Drumroll, please: Ireland’s Researchers of the Year revealed

7 Dec 2017

Image: Oleg Krugliak/Shutterstock

After much anticipation, the first ever winners of the Researchers of the Year award were announced by the Irish Research Council.

To mark 15 years of the Irish Research Council (IRC) and its forbears, the first ever awards for Researcher of the Year and Early-Career Researcher of the Year were announced.

The Researcher of the Year award went to Dr Martin O’Halloran of NUI Galway for his research in medical electronics. O’Halloran is a senior lecturer in the School of Engineering and Informatics in NUI Galway and is both founder and director of the Translational Medical Device Lab at University Hospital Galway.

The winner of the Early-Career Researcher of the Year award was Dublin City University’s Dr Paola Rivetti for her research in politics of the Middle East and international relations. Her research interests focus on the government of societies and politics in the Middle East and North Africa from a comparative perspective.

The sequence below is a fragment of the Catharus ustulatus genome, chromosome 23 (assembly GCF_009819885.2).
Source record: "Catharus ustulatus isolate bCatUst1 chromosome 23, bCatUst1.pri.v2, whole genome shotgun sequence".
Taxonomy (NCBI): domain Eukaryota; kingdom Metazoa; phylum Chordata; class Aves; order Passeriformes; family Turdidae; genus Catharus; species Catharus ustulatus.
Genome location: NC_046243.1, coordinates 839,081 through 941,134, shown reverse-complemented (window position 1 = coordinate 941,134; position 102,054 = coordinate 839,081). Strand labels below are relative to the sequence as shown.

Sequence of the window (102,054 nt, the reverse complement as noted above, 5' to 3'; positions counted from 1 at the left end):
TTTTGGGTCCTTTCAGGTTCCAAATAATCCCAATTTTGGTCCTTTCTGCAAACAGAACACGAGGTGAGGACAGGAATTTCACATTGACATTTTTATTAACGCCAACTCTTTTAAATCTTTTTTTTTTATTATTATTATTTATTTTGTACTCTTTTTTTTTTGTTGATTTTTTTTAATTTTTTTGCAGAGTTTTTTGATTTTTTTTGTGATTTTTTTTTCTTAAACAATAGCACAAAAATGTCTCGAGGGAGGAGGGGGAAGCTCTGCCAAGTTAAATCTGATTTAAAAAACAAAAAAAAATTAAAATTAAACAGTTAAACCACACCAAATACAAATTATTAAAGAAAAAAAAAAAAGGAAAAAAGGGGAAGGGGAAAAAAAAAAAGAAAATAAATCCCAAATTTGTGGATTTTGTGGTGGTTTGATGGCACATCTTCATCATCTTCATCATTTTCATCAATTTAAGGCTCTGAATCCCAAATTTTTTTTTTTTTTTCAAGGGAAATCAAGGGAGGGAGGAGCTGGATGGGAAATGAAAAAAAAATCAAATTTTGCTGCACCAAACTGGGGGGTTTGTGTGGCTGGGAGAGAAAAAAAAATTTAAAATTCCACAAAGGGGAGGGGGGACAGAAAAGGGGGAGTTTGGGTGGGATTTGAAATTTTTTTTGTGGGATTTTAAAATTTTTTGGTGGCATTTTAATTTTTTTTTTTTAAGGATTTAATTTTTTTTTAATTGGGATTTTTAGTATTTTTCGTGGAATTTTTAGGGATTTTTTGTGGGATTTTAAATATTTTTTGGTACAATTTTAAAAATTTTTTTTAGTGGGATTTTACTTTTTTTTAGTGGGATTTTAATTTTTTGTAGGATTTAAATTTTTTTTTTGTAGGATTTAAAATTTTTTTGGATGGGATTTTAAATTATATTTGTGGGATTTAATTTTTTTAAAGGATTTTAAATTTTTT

The two IRC-funded researchers received their awards for having made a highly significant and valuable contribution to research in Ireland over their career to date in their respective fields.

IRC researchers

From left: Researcher of the Year Dr Martin O’Halloran, NUI Galway, and Early-Career Researcher of the Year Dr Paola Rivetti, Dublin City University. Image: Marc O’Sullivan

‘Selected for outstanding track records’

Congratulating the winners, chair of the IRC, Prof Jane Ohlmeyer, said: “I am delighted to congratulate Dr Martin O’Halloran and Dr Paola Rivetti on receiving the inaugural Researcher of the Year awards.

“We received many nominations of current and previously Council-funded researchers. Dr O’Halloran and Dr Rivetti were selected for their outstanding track records to date and I would like to wish them all the very best in their future research careers.”

Minister for Training, Skills, Innovation, Research and Development John Halligan, TD, added: “Their exceptional careers are a testament to the quality of the people in Ireland’s research environment and I would like to commend them on their hard work and dedication to their chosen field.

“I would also like to congratulate the Irish Research Council and its forebears for 15 years of funding the brightest research talent.”

This wasn’t the only recognition doled out to Irish-based researchers today (7 December), with Wikimedia Community Ireland naming six researchers as the inaugural winners of the Wiki Science photography competition for the best Irish science images.

Colm Gorey was a senior journalist with Silicon Republic